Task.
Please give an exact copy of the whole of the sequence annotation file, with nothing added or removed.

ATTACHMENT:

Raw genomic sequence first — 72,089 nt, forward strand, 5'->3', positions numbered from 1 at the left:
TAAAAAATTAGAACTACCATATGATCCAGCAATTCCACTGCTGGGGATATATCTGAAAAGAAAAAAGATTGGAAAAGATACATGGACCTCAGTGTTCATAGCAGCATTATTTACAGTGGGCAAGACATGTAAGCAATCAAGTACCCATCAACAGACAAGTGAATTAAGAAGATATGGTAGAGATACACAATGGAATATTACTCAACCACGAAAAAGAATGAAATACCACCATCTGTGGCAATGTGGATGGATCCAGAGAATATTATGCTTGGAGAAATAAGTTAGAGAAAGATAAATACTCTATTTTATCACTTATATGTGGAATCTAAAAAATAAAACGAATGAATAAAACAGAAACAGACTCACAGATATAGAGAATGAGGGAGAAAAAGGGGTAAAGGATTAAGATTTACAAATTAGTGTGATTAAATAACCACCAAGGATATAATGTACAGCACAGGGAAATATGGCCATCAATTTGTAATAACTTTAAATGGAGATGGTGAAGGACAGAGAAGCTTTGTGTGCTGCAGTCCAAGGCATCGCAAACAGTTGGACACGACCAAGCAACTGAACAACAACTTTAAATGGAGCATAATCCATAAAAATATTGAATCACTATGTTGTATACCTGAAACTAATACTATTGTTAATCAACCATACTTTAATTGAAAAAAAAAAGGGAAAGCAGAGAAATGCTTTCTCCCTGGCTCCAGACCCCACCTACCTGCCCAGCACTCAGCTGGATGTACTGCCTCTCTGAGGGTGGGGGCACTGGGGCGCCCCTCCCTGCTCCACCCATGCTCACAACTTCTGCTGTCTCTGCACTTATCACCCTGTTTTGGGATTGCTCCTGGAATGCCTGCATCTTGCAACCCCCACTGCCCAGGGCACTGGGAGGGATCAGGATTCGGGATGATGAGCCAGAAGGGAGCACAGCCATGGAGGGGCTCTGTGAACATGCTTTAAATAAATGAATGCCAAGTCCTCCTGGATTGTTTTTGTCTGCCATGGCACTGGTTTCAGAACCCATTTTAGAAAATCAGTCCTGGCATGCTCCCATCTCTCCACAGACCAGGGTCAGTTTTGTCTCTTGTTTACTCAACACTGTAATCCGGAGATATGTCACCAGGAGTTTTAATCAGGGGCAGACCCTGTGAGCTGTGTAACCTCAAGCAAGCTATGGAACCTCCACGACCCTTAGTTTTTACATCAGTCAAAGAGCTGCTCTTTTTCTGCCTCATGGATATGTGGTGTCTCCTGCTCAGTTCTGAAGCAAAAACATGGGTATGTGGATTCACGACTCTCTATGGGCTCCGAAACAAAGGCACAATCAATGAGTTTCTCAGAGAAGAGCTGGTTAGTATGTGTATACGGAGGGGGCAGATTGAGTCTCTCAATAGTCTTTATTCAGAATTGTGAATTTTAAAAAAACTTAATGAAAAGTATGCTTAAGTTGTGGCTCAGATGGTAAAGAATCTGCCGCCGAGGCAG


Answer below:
Raw genomic sequence first — 72,089 nt, forward strand, 5'->3', positions numbered from 1 at the left:
TAAAAAATTAGAACTACCATATGATCCAGCAATTCCACTGCTGGGGATATATCTGAAAAGAAAAAAGATTGGAAAAGATACATGGACCTCAGTGTTCATAGCAGCATTATTTACAGTGGGCAAGACATGTAAGCAATCAAGTACCCATCAACAGACAAGTGAATTAAGAAGATATGGTAGAGATACACAATGGAATATTACTCAACCACGAAAAAGAATGAAATACCACCATCTGTGGCAATGTGGATGGATCCAGAGAATATTATGCTTGGAGAAATAAGTTAGAGAAAGATAAATACTCTATTTTATCACTTATATGTGGAATCTAAAAAATAAAACGAATGAATAAAACAGAAACAGACTCACAGATATAGAGAATGAGGGAGAAAAAGGGGTAAAGGATTAAGATTTACAAATTAGTGTGATTAAATAACCACCAAGGATATAATGTACAGCACAGGGAAATATGGCCATCAATTTGTAATAACTTTAAATGGAGATGGTGAAGGACAGAGAAGCTTTGTGTGCTGCAGTCCAAGGCATCGCAAACAGTTGGACACGACCAAGCAACTGAACAACAACTTTAAATGGAGCATAATCCATAAAAATATTGAATCACTATGTTGTATACCTGAAACTAATACTATTGTTAATCAACCATACTTTAATTGAAAAAAAAAAGGGAAAGCAGAGAAATGCTTTCTCCCTGGCTCCAGACCCCACCTACCTGCCCAGCACTCAGCTGGATGTACTGCCTCTCTGAGGGTGGGGGCACTGGGGCGCCCCTCCCTGCTCCACCCATGCTCACAACTTCTGCTGTCTCTGCACTTATCACCCTGTTTTGGGATTGCTCCTGGAATGCCTGCATCTTGCAACCCCCACTGCCCAGGGCACTGGGAGGGATCAGGATTCGGGATGATGAGCCAGAAGGGAGCACAGCCATGGAGGGGCTCTGTGAACATGCTTTAAATAAATGAATGCCAAGTCCTCCTGGATTGTTTTTGTCTGCCATGGCACTGGTTTCAGAACCCATTTTAGAAAATCAGTCCTGGCATGCTCCCATCTCTCCACAGACCAGGGTCAGTTTTGTCTCTTGTTTACTCAACACTGTAATCCGGAGATATGTCACCAGGAGTTTTAATCAGGGGCAGACCCTGTGAGCTGTGTAACCTCAAGCAAGCTATGGAACCTCCACGACCCTTAGTTTTTACATCAGTCAAAGAGCTGCTCTTTTTCTGCCTCATGGATATGTGGTGTCTCCTGCTCAGTTCTGAAGCAAAAACATGGGTATGTGGATTCACGACTCTCTATGGGCTCCGAAACAAAGGCACAATCAATGAGTTTCTCAGAGAAGAGCTGGTTAGTATGTGTATACGGAGGGGGCAGATTGAGTCTCTCAATAGTCTTTATTCAGAATTGTGAATTTTAAAAAAACTTAATGAAAAGTATGCTTAAGTTGTGGCTCAGATGGTAAAGAATCTGCCGCCGAGGCAG